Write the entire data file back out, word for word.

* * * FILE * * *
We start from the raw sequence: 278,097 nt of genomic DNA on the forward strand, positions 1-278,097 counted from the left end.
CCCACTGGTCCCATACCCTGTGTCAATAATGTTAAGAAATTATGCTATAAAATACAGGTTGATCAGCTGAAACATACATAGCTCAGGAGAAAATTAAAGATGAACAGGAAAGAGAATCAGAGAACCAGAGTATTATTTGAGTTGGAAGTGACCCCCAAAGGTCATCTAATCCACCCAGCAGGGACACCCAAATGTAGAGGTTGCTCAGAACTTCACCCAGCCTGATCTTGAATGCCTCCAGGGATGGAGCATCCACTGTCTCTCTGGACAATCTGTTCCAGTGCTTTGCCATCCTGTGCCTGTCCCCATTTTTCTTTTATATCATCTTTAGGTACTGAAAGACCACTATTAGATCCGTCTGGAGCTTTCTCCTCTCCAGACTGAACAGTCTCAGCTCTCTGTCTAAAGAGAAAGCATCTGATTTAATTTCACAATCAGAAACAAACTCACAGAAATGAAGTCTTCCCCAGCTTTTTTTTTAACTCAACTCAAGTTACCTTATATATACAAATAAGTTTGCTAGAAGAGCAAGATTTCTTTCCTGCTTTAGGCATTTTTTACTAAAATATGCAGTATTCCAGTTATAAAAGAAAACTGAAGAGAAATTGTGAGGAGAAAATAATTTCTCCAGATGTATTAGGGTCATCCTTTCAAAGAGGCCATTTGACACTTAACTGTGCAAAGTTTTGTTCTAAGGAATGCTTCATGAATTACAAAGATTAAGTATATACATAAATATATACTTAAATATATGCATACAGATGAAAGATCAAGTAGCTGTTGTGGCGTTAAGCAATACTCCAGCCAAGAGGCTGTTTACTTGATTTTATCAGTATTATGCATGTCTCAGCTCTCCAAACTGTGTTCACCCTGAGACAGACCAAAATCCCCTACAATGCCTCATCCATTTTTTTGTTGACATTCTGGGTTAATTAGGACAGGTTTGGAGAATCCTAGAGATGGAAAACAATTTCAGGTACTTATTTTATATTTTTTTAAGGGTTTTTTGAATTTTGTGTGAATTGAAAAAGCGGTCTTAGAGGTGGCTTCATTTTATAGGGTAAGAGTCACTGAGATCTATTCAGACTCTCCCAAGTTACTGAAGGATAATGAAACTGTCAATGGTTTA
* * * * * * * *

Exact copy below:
We start from the raw sequence: 278,097 nt of genomic DNA on the forward strand, positions 1-278,097 counted from the left end.
CCCACTGGTCCCATACCCTGTGTCAATAATGTTAAGAAATTATGCTATAAAATACAGGTTGATCAGCTGAAACATACATAGCTCAGGAGAAAATTAAAGATGAACAGGAAAGAGAATCAGAGAACCAGAGTATTATTTGAGTTGGAAGTGACCCCCAAAGGTCATCTAATCCACCCAGCAGGGACACCCAAATGTAGAGGTTGCTCAGAACTTCACCCAGCCTGATCTTGAATGCCTCCAGGGATGGAGCATCCACTGTCTCTCTGGACAATCTGTTCCAGTGCTTTGCCATCCTGTGCCTGTCCCCATTTTTCTTTTATATCATCTTTAGGTACTGAAAGACCACTATTAGATCCGTCTGGAGCTTTCTCCTCTCCAGACTGAACAGTCTCAGCTCTCTGTCTAAAGAGAAAGCATCTGATTTAATTTCACAATCAGAAACAAACTCACAGAAATGAAGTCTTCCCCAGCTTTTTTTTTAACTCAACTCAAGTTACCTTATATATACAAATAAGTTTGCTAGAAGAGCAAGATTTCTTTCCTGCTTTAGGCATTTTTTACTAAAATATGCAGTATTCCAGTTATAAAAGAAAACTGAAGAGAAATTGTGAGGAGAAAATAATTTCTCCAGATGTATTAGGGTCATCCTTTCAAAGAGGCCATTTGACACTTAACTGTGCAAAGTTTTGTTCTAAGGAATGCTTCATGAATTACAAAGATTAAGTATATACATAAATATATACTTAAATATATGCATACAGATGAAAGATCAAGTAGCTGTTGTGGCGTTAAGCAATACTCCAGCCAAGAGGCTGTTTACTTGATTTTATCAGTATTATGCATGTCTCAGCTCTCCAAACTGTGTTCACCCTGAGACAGACCAAAATCCCCTACAATGCCTCATCCATTTTTTTGTTGACATTCTGGGTTAATTAGGACAGGTTTGGAGAATCCTAGAGATGGAAAACAATTTCAGGTACTTATTTTATATTTTTTTAAGGGTTTTTTGAATTTTGTGTGAATTGAAAAAGCGGTCTTAGAGGTGGCTTCATTTTATAGGGTAAGAGTCACTGAGATCTATTCAGACTCTCCCAAGTTACTGAAGGATAATGAAACTGTCAATGGTTTA